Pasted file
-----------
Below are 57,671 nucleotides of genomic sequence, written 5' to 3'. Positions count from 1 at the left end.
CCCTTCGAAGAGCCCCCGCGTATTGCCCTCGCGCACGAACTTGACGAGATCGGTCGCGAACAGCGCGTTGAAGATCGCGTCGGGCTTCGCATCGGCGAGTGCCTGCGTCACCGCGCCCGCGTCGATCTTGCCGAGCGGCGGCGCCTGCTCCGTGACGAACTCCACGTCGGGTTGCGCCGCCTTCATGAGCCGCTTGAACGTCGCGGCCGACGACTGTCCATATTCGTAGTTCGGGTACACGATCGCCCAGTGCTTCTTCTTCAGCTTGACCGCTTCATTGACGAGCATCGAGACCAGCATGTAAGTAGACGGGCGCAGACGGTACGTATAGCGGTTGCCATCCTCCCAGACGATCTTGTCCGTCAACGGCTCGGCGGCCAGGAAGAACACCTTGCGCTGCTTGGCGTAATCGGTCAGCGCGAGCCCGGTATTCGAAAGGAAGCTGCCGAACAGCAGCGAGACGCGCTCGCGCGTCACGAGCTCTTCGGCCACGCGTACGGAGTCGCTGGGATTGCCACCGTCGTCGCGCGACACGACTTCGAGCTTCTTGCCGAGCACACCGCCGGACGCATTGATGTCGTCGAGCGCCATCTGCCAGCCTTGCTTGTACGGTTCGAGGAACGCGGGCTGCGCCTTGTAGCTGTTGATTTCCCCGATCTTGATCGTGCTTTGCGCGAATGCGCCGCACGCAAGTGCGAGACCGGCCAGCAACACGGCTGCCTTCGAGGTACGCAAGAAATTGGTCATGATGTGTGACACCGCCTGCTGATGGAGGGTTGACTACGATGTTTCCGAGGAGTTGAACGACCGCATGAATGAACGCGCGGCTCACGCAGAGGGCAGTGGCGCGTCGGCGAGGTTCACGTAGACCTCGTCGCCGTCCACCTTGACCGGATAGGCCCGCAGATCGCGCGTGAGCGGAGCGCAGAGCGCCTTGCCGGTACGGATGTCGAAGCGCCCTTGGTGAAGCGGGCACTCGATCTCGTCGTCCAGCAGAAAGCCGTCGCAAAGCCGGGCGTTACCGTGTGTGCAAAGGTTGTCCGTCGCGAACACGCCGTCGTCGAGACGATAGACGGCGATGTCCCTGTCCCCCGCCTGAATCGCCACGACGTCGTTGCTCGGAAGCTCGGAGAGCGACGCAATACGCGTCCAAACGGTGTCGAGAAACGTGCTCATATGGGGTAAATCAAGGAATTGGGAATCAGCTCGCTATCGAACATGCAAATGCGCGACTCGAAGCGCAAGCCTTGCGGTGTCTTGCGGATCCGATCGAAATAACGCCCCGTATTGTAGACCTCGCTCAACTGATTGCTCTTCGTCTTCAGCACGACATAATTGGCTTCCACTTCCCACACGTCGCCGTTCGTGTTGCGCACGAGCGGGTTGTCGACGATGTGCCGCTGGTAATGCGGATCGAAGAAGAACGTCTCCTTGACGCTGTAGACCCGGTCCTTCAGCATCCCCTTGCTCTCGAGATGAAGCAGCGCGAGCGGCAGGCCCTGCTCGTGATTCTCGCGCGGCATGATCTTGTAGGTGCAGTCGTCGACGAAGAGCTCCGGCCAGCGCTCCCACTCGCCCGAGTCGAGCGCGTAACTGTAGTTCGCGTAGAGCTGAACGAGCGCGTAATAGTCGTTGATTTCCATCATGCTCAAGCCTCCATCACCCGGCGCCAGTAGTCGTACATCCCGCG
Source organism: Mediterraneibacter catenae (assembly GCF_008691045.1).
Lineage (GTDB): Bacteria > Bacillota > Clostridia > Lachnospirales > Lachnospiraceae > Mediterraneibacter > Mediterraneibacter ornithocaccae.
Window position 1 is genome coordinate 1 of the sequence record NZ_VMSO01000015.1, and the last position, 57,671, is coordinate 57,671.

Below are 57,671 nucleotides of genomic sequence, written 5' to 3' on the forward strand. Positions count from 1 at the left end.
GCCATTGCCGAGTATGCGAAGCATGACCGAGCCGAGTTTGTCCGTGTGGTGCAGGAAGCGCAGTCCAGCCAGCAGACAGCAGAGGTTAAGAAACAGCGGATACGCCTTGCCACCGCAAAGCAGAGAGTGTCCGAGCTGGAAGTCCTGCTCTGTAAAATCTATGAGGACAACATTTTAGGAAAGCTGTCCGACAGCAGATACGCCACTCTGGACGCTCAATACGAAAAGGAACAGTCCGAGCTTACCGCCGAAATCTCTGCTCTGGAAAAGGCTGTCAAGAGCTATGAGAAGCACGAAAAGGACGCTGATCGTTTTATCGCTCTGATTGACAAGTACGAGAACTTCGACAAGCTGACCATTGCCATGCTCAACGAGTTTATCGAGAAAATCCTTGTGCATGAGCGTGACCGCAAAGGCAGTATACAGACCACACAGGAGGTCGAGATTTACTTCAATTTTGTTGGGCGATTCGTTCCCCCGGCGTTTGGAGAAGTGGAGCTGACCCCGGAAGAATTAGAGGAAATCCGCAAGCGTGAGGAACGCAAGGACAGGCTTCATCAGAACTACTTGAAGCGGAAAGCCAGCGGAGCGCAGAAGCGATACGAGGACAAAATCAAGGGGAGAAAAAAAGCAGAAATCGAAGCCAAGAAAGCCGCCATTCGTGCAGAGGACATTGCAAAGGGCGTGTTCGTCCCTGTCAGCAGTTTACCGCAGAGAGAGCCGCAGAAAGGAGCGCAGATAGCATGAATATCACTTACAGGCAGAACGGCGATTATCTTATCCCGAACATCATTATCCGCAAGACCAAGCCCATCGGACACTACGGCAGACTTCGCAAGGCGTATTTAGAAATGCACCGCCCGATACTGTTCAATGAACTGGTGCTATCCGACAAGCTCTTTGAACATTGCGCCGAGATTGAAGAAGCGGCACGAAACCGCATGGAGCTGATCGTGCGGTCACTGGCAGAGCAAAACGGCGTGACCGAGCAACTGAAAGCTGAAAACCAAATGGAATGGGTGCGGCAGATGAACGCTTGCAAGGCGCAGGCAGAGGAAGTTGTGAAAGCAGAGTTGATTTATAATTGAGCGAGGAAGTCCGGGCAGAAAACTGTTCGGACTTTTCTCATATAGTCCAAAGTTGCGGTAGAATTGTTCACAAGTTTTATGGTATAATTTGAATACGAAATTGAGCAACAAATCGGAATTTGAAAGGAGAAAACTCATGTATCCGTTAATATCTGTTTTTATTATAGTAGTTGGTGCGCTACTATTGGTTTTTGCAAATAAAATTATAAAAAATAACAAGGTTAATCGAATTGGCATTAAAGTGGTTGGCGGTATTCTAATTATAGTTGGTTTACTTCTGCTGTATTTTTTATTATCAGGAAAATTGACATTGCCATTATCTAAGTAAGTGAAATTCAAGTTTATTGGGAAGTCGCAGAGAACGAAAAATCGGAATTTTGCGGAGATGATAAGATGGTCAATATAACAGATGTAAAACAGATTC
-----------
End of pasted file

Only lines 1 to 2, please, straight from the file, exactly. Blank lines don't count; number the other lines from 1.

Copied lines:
Below are 57,671 nucleotides of genomic sequence, written 5' to 3'. Positions count from 1 at the left end.
CCCTTCGAAGAGCCCCCGCGTATTGCCCTCGCGCACGAACTTGACGAGATCGGTCGCGAACAGCGCGTTGAAGATCGCGTCGGGCTTCGCATCGGCGAGTGCCTGCGTCACCGCGCCCGCGTCGATCTTGCCGAGCGGCGGCGCCTGCTCCGTGACGAACTCCACGTCGGGTTGCGCCGCCTTCATGAGCCGCTTGAACGTCGCGGCCGACGACTGTCCATATTCGTAGTTCGGGTACACGATCGCCCAGTGCTTCTTCTTCAGCTTGACCGCTTCATTGACGAGCATCGAGACCAGCATGTAAGTAGACGGGCGCAGACGGTACGTATAGCGGTTGCCATCCTCCCAGACGATCTTGTCCGTCAACGGCTCGGCGGCCAGGAAGAACACCTTGCGCTGCTTGGCGTAATCGGTCAGCGCGAGCCCGGTATTCGAAAGGAAGCTGCCGAACAGCAGCGAGACGCGCTCGCGCGTCACGAGCTCTTCGGCCACGCGTACGGAGTCGCTGGGATTGCCACCGTCGTCGCGCGACACGACTTCGAGCTTCTTGCCGAGCACACCGCCGGACGCATTGATGTCGTCGAGCGCCATCTGCCAGCCTTGCTTGTACGGTTCGAGGAACGCGGGCTGCGCCTTGTAGCTGTTGATTTCCCCGATCTTGATCGTGCTTTGCGCGAATGCGCCGCACGCAAGTGCGAGACCGGCCAGCAACACGGCTGCCTTCGAGGTACGCAAGAAATTGGTCATGATGTGTGACACCGCCTGCTGATGGAGGGTTGACTACGATGTTTCCGAGGAGTTGAACGACCGCATGAATGAACGCGCGGCTCACGCAGAGGGCAGTGGCGCGTCGGCGAGGTTCACGTAGACCTCGTCGCCGTCCACCTTGACCGGATAGGCCCGCAGATCGCGCGTGAGCGGAGCGCAGAGCGCCTTGCCGGTACGGATGTCGAAGCGCCCTTGGTGAAGCGGGCACTCGATCTCGTCGTCCAGCAGAAAGCCGTCGCAAAGCCGGGCGTTACCGTGTGTGCAAAGGTTGTCCGTCGCGAACACGCCGTCGTCGAGACGATAGACGGCGATGTCCCTGTCCCCCGCCTGAATCGCCACGACGTCGTTGCTCGGAAGCTCGGAGAGCGACGCAATACGCGTCCAAACGGTGTCGAGAAACGTGCTCATATGGGGTAAATCAAGGAATTGGGAATCAGCTCGCTATCGAACATGCAAATGCGCGACTCGAAGCGCAAGCCTTGCGGTGTCTTGCGGATCCGATCGAAATAACGCCCCGTATTGTAGACCTCGCTCAACTGATTGCTCTTCGTCTTCAGCACGACATAATTGGCTTCCACTTCCCACACGTCGCCGTTCGTGTTGCGCACGAGCGGGTTGTCGACGATGTGCCGCTGGTAATGCGGATCGAAGAAGAACGTCTCCTTGACGCTGTAGACCCGGTCCTTCAGCATCCCCTTGCTCTCGAGATGAAGCAGCGCGAGCGGCAGGCCCTGCTCGTGATTCTCGCGCGGCATGATCTTGTAGGTGCAGTCGTCGACGAAGAGCTCCGGCCAGCGCTCCCACTCGCCCGAGTCGAGCGCGTAACTGTAGTTCGCGTAGAGCTGAACGAGCGCGTAATAGTCGTTGATTTCCATCATGCTCAAGCCTCCATCACCCGGCGCCAGTAGTCGTACATCCCGCG